Jennifer Wests exhibition Future Forgetting, curated by David Matorin and currently installed at JOAN Los Angeles, is an ode to the iconic Los Angeles Sixth Street Bridge. It is also Wests first solo show in her hometown in nearly eight years.
On view at the ICA LA, an intergenerational group show of contemporary artists takes on the broad topic of identity politics as a lived experience, or, as the exhibition is titled, The Condition of Being Addressable.
What Judy Chicago: Los Angeles truly showcases is how Chicago grappled early on with her place in a male dominated discourse. We see the methods through which she challenged and defied normative conventions, working to define a practice that would push the dialogue of contemporary art forward in the direction of feminist interests.
For The New Eagle Creek at the Institute for Contemporary Art, Los Angeles, Sadie Barnettes first solo museum exhibition, the artist has reimagined her fathers historic bar with a glittering fictional patina. The installation, a version of which originally debuted at The Lab in San Francisco, functions as both a physical archive of the bar as well as a space to be activated by visitors, where coming together in each others company is foregrounded as something to be celebrated.
Conceived prior to the 2020 election and before coronavirus became common terminology, the Hammer Museums Made in L.A. 2020: a version, offers a trenchant and diverging array of artworks under the auspice of localityLos Angeles as a lens, however ambiguous.
How does one paint a picture of an author’s life in visual form? Hilton Als’s latest curatorial project, Joan Didion: What She Means, currently on view at the Hammer Museum, posits an example of what an exhibition as a portrait can be.
Baezas figurative practice is rooted in the poetics of viewing another body: the depth of layered materials abstracts the image of the body, rendering it partially visible and partially cloaked, and giving visual form to the concept of the fugitive body.
With Pleasure: Pattern and Decoration in American Art 19721985 at the Museum of Contemporary Art in Los Angeles presents an affirmative and celebratory survey of a less-studied yet deeply influential movement that presents a historical background for some of the trends we see in contemporary art today.
Entering the Geffen Contemporary, the entryway lights are dimmed, eyes adjust to reveal a chandelier of white underwear, 29 Palms Chandelier (2019), flooding the room with a pink-hued light. Above the foyer to the main gallery Pipilotti Rist greets guests (as she refers to visitors) in the form of her infamous video Open My Glade (Flatten) (200017), squishing her face against a glass surface, the artists aim break through the video screen is forefronted as you enter into the main exhibition space.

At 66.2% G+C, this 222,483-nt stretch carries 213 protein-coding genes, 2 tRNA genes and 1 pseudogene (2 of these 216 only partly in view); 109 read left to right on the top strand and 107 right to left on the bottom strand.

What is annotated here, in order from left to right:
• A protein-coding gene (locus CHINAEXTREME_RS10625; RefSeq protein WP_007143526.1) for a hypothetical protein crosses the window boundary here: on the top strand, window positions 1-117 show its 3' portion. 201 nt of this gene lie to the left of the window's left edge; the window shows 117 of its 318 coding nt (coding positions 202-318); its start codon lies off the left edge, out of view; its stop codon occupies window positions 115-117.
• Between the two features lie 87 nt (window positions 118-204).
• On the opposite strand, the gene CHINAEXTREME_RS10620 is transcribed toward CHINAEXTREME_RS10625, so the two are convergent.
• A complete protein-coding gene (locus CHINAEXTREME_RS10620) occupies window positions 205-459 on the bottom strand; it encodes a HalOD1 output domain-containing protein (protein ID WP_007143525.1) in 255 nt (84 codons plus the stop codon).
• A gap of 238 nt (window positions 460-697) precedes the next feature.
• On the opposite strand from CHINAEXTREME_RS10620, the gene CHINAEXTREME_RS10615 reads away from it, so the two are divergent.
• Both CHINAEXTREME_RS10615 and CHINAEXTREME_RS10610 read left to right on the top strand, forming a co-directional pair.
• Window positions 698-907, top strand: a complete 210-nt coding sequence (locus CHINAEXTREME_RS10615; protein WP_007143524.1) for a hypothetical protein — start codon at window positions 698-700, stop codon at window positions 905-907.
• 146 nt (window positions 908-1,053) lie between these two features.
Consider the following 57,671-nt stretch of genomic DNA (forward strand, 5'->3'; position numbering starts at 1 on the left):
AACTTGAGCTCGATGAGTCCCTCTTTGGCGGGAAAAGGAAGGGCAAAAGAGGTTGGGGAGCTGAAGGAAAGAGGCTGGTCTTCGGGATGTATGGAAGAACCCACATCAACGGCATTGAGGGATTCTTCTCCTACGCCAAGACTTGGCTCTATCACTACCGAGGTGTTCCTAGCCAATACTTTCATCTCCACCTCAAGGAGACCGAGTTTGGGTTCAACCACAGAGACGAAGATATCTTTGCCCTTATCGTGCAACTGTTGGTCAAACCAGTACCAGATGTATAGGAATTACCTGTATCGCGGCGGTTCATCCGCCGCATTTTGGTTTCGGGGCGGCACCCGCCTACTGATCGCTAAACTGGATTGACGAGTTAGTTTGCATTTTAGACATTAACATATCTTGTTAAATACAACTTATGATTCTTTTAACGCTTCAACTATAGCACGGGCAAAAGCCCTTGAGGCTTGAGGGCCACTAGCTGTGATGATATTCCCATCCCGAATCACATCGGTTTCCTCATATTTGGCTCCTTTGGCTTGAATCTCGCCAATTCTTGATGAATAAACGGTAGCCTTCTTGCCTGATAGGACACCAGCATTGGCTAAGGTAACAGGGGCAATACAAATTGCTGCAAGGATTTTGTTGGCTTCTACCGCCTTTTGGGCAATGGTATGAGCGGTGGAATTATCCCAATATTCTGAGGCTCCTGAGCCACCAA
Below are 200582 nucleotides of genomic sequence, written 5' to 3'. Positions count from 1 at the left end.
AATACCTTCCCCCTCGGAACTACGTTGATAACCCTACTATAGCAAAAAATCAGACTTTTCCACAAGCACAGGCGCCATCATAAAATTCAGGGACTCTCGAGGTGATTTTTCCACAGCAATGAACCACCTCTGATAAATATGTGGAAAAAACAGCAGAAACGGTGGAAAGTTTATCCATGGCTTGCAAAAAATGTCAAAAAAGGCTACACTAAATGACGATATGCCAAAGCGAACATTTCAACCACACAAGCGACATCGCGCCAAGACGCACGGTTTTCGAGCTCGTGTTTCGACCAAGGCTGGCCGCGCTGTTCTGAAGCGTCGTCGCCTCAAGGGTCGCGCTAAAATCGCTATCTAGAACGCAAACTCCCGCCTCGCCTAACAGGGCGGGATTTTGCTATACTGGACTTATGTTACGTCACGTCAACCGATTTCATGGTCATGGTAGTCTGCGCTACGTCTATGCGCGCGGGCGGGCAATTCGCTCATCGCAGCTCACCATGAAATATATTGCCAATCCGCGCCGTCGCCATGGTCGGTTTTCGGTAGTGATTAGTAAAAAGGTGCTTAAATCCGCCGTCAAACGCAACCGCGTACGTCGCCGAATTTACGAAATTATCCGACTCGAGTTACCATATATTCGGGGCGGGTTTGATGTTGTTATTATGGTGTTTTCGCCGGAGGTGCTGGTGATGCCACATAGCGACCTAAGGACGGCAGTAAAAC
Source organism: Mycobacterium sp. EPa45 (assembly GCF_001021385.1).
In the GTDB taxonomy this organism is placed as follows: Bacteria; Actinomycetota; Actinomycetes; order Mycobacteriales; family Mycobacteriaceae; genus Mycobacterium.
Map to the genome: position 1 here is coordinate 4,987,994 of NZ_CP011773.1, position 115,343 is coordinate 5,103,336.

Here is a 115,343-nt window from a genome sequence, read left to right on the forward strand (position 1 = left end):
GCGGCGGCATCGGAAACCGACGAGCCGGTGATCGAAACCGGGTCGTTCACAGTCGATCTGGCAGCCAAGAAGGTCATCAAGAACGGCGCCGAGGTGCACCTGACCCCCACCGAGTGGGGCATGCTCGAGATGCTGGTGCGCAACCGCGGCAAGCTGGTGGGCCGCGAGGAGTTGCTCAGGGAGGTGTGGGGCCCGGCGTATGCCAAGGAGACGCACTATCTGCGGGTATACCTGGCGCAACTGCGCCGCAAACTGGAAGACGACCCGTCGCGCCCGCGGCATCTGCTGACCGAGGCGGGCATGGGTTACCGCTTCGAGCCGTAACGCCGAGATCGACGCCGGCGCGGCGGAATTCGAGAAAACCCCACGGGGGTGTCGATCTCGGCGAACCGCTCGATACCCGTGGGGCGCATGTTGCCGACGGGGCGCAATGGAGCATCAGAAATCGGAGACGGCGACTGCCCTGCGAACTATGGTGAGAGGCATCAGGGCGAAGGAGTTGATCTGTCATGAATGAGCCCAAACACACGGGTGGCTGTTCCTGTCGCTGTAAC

She said, the center cannot hold, Marianne Shaneen narrates over meditative drone footage of Lebanon, Kansas projected on a split-screen. This phrase in the opening sequence of Peggy Ahweshs 2019 video installation Kansas Atlas (2019) is an apt description for the practice of the vanguard experimental film and video artist.
resented at The Hammer Museum and the Institute of Contemporary Art Los Angeles, Witch Hunt organized by curators Connie Butler and Anne Ellegood showcases the work of 16 female-identified artists across varying mediums and from a global lens. Representing 13 different countries, the 15 projects in the two-pronged exhibition probe and expand what feminist art looks like and what questions it asks, while highlighting the significance of performance and video-based work in feminist art practice.
Shirin Neshat has been negotiating her experience as an immigrant and artist in exile through art for over three decades, brought together in a harmonious labyrinth of poetry, music, film and photography in the largest survey to date of her remarkable career. I Will Greet the Sun Again, curated by Ed Schad, brings together over 30 years of photography, video, and film, offering viewers an opportunity to immerse themselves in Neshats sublime menagerie of engrossing images, still and moving. Laden with a collective catharsis, Neshats work across mediums centers a female perspective as a voice for universally experienced traumas of political upheaval, forced exile, and the diasporic condition.